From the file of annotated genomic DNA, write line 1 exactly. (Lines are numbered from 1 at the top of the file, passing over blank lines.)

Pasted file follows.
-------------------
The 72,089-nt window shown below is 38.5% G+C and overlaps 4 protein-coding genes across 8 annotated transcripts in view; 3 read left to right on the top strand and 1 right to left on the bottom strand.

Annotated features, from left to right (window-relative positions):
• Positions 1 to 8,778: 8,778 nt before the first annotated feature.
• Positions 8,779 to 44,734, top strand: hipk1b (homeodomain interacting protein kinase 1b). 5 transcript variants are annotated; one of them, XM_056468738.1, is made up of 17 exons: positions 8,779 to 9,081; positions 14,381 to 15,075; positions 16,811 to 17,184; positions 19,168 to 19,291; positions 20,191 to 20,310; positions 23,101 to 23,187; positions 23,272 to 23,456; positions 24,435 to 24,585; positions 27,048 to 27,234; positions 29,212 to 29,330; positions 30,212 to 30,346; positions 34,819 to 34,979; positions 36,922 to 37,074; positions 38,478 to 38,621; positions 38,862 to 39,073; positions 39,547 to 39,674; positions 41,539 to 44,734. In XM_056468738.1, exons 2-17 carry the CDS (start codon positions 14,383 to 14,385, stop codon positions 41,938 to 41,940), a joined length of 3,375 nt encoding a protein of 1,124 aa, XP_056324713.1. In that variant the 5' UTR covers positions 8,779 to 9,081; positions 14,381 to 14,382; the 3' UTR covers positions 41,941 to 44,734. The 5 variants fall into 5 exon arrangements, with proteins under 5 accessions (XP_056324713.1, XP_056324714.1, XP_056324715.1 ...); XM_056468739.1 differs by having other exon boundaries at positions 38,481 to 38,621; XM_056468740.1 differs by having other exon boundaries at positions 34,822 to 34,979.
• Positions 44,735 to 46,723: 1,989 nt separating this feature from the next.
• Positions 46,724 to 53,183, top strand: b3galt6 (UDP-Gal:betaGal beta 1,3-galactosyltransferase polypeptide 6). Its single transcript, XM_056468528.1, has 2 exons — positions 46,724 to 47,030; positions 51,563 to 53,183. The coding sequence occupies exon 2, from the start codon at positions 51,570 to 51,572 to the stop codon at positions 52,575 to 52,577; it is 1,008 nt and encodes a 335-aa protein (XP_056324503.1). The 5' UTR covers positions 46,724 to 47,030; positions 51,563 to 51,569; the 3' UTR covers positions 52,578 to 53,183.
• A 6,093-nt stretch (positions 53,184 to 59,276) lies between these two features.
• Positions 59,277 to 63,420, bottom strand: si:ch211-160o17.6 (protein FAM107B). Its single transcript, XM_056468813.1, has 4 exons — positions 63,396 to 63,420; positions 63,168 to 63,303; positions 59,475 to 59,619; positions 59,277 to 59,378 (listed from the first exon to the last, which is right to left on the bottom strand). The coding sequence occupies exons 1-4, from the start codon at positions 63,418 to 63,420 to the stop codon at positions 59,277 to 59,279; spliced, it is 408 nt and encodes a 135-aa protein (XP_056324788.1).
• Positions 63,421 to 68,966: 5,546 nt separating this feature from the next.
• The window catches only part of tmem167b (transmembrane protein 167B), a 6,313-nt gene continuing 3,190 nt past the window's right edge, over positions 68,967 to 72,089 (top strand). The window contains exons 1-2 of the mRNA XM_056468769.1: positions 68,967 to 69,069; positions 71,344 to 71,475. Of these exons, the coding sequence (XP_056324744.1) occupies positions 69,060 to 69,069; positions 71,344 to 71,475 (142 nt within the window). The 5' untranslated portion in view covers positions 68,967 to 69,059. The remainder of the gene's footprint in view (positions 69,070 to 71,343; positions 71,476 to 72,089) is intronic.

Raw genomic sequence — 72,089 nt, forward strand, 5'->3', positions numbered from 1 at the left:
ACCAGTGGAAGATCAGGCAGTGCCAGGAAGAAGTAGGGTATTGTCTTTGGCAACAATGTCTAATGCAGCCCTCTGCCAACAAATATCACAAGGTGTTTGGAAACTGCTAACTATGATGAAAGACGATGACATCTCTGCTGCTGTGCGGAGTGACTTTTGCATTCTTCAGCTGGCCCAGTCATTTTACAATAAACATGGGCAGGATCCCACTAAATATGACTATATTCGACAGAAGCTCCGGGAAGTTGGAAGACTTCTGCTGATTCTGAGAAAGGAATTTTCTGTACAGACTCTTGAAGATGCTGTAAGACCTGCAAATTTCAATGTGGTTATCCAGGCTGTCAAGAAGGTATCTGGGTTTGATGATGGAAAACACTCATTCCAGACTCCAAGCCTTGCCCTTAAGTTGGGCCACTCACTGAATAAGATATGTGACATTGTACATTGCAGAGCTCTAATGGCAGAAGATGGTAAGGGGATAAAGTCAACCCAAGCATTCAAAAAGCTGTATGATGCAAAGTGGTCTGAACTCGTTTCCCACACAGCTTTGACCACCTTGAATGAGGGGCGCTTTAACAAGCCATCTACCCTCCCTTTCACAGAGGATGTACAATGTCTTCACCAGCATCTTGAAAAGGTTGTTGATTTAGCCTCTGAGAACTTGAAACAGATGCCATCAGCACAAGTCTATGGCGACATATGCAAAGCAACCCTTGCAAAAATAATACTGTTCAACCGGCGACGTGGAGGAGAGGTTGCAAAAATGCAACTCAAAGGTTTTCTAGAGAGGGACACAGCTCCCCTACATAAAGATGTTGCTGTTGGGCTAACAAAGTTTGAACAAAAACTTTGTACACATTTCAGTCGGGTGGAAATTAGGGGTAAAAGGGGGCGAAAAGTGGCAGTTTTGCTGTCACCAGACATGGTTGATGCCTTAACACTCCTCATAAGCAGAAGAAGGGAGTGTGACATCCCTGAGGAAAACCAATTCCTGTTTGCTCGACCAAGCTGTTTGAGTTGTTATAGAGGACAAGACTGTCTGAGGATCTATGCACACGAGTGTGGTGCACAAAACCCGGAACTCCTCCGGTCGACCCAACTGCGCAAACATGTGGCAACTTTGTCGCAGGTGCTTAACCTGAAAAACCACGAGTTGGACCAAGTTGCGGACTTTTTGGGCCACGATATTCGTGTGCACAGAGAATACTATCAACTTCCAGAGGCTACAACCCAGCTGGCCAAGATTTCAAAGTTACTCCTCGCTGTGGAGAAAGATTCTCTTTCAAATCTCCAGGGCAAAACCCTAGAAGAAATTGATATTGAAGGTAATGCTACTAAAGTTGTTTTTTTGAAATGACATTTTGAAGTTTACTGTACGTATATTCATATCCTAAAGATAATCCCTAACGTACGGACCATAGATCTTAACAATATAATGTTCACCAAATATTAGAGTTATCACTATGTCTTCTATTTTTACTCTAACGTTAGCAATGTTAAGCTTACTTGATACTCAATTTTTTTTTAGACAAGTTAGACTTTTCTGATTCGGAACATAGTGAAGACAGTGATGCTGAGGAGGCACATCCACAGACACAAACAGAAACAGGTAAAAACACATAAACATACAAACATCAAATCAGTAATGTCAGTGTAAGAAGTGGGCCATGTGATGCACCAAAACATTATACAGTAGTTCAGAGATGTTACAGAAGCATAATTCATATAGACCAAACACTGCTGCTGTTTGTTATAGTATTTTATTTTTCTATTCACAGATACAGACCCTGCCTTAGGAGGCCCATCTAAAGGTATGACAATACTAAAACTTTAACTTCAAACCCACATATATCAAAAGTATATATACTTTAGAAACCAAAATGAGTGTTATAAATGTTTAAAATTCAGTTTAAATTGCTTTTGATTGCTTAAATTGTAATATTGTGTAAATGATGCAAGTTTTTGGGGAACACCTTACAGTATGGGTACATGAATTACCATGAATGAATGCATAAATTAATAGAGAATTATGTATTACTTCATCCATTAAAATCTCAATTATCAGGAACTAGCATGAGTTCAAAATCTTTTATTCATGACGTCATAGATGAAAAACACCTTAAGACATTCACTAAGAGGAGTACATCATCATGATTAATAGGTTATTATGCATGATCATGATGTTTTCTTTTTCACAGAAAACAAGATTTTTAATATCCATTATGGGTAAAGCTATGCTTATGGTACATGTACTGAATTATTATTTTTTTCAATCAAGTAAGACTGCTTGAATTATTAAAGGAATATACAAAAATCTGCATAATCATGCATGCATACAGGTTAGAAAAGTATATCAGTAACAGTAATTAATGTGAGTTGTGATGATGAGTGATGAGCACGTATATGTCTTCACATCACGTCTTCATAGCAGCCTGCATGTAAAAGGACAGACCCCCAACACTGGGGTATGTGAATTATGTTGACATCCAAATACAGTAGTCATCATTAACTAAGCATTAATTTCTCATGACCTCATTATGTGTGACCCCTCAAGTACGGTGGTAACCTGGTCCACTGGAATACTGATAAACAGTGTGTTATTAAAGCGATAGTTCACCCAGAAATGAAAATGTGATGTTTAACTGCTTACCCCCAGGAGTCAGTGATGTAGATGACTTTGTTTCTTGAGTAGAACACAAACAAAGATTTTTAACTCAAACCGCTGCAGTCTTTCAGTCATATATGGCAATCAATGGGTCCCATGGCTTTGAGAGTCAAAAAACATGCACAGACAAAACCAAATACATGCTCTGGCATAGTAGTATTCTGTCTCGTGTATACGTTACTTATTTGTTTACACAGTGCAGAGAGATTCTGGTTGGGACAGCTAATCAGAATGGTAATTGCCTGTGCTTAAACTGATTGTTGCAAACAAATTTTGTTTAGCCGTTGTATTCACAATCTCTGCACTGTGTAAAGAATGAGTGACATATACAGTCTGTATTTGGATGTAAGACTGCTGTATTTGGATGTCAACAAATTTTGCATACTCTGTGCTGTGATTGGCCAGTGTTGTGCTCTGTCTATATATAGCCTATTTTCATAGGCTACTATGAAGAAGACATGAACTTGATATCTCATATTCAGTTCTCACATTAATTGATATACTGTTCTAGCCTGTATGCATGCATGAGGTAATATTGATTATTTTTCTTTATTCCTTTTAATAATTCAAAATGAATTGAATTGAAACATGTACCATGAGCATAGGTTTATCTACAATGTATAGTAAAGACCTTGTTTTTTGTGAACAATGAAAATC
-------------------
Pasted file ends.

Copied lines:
The 72,089-nt window shown below is 38.5% G+C and overlaps 4 protein-coding genes across 8 annotated transcripts in view; 3 read left to right on the top strand and 1 right to left on the bottom strand.